@Tania Yes, that's the way I interpret the new decree for rentistas well; counting from the day the decree went into effect you should have half a year to reenter. However, I hope that the immigration officer you have to face, when returning to Peru, agrees.
  • This commment is unpublished.
    Mikael · 28/08/2021
    I received the Rentista Visa. And wait for the card. So after 2 years I can apply for citizenship, right? Without paying a fee during these 2 years. Don't want you to tell me you should have done this and that, and this was due, so it wasn't possible. For others who have the other types of visa, even if they switch to permanent, the 183-day rule always applies. The woman from Migraciones on the receiver said that I could then switch to permanent so I was confused.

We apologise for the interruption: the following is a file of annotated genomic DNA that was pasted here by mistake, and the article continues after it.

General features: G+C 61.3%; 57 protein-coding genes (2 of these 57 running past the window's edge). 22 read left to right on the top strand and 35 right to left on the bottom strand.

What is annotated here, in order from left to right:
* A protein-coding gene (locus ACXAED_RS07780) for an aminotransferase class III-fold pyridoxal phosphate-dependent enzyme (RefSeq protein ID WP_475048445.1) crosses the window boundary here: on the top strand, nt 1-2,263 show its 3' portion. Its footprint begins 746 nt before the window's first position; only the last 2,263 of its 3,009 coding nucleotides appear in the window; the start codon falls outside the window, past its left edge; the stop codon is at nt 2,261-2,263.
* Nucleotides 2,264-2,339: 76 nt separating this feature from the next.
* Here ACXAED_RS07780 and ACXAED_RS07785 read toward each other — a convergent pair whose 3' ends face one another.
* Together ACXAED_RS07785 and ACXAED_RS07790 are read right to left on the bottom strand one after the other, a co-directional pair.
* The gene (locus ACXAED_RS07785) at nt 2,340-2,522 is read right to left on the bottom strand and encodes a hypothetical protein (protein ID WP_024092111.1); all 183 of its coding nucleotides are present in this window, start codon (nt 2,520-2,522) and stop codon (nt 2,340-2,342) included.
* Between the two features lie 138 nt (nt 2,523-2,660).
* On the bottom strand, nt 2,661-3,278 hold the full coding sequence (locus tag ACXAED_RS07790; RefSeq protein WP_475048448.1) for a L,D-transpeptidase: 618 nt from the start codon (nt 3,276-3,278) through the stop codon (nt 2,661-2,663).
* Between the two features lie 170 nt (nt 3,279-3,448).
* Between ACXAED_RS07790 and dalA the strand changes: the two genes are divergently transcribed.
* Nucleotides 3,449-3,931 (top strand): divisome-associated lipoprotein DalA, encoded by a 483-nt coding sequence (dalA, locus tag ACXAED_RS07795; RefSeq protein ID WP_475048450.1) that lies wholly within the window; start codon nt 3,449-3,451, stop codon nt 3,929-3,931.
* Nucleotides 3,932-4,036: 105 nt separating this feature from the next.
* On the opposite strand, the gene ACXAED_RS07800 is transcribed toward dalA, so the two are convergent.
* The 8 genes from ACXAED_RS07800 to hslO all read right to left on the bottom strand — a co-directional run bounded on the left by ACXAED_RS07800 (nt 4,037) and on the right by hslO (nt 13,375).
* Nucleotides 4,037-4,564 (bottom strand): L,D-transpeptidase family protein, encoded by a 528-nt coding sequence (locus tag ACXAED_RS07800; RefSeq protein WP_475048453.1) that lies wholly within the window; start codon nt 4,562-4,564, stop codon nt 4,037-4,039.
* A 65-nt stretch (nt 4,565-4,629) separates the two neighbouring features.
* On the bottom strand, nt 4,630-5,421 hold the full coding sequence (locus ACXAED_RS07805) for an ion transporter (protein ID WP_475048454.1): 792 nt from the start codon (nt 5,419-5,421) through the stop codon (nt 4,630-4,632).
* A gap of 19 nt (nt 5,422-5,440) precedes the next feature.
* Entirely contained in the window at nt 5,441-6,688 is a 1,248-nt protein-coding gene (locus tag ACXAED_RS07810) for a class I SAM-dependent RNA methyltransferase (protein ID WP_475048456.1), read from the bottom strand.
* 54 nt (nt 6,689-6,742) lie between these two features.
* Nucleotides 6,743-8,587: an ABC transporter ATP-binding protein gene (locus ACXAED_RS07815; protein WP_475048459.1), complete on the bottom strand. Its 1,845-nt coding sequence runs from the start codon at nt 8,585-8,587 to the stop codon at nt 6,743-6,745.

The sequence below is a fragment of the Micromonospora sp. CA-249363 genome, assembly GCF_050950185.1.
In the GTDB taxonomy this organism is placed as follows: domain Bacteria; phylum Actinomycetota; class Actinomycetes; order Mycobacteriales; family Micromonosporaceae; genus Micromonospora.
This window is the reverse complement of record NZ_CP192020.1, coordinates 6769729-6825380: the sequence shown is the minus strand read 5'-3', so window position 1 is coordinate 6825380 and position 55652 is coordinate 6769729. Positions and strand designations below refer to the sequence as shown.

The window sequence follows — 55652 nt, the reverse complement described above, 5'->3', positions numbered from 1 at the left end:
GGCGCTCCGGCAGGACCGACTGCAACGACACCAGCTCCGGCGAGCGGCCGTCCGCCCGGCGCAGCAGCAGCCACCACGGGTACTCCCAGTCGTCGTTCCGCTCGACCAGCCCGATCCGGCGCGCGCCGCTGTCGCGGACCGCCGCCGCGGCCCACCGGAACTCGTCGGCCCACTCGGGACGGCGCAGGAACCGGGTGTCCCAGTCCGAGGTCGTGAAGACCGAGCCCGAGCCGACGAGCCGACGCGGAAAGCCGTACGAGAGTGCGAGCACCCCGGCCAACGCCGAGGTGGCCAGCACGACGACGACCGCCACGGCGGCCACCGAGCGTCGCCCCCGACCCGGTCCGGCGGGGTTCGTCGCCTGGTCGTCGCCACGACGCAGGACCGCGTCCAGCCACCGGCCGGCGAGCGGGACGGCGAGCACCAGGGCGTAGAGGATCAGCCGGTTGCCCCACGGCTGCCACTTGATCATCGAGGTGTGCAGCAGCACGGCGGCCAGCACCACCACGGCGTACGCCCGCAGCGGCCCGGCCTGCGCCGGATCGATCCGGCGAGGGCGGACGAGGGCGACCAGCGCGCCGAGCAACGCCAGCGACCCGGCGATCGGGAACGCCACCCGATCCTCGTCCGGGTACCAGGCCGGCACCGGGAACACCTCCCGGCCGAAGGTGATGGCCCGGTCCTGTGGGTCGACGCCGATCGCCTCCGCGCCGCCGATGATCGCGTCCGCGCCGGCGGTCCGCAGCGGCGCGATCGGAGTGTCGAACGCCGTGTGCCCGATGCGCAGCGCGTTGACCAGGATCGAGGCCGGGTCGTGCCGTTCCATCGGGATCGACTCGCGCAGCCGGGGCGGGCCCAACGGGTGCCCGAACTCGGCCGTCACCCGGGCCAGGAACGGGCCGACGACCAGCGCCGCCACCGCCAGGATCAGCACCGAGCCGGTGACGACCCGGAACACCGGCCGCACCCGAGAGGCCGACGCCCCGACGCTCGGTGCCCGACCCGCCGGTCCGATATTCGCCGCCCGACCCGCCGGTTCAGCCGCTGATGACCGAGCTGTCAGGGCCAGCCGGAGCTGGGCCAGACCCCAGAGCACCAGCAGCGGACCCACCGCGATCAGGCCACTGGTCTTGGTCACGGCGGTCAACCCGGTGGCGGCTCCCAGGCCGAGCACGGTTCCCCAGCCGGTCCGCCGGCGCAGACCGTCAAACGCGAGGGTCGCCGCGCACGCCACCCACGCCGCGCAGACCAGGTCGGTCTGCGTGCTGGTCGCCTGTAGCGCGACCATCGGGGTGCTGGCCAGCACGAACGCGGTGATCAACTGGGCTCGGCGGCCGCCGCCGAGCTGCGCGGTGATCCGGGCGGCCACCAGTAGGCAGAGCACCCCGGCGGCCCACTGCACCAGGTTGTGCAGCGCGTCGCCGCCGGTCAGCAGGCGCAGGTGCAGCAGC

• This commment is unpublished.
      Sunflower
      • LimaEasy
      · 28/08/2021
      @Mikael Hello Mikael,

      As said before, I didn’t get your question and it seems to me that your point got lost in translation. You said you got a retirement visa and asked for a change to a permanent (visa) which is pointless as the retirement visa is a permanent visa. Now you are talking about applying for Peruvian citizenship, a completely different thing.

      And I still don’t understand which 183 days rule you are referring to. Regarding the retirement visa (and other permanent residence visas) the only rule is that you have to stay in Peru for 183 days within a 365-day period. You can’t overstay your retirement visa. It’s impossible, as the visa allows you to live in Peru indefinitely. That’s the facts, no matter what someone at Migraciones told you. And I don’t know which fee you are talking about. As you can’t overstay (the retirement visa is NOT limited in time, but valid for an indefinite period), there is no overstaying fee. And as you don’t have to extend the retirement visa, there is no fee for extending. Sorry, I don’t get it. Once you get your card, have a look at it. On the front you will find “indefinido”.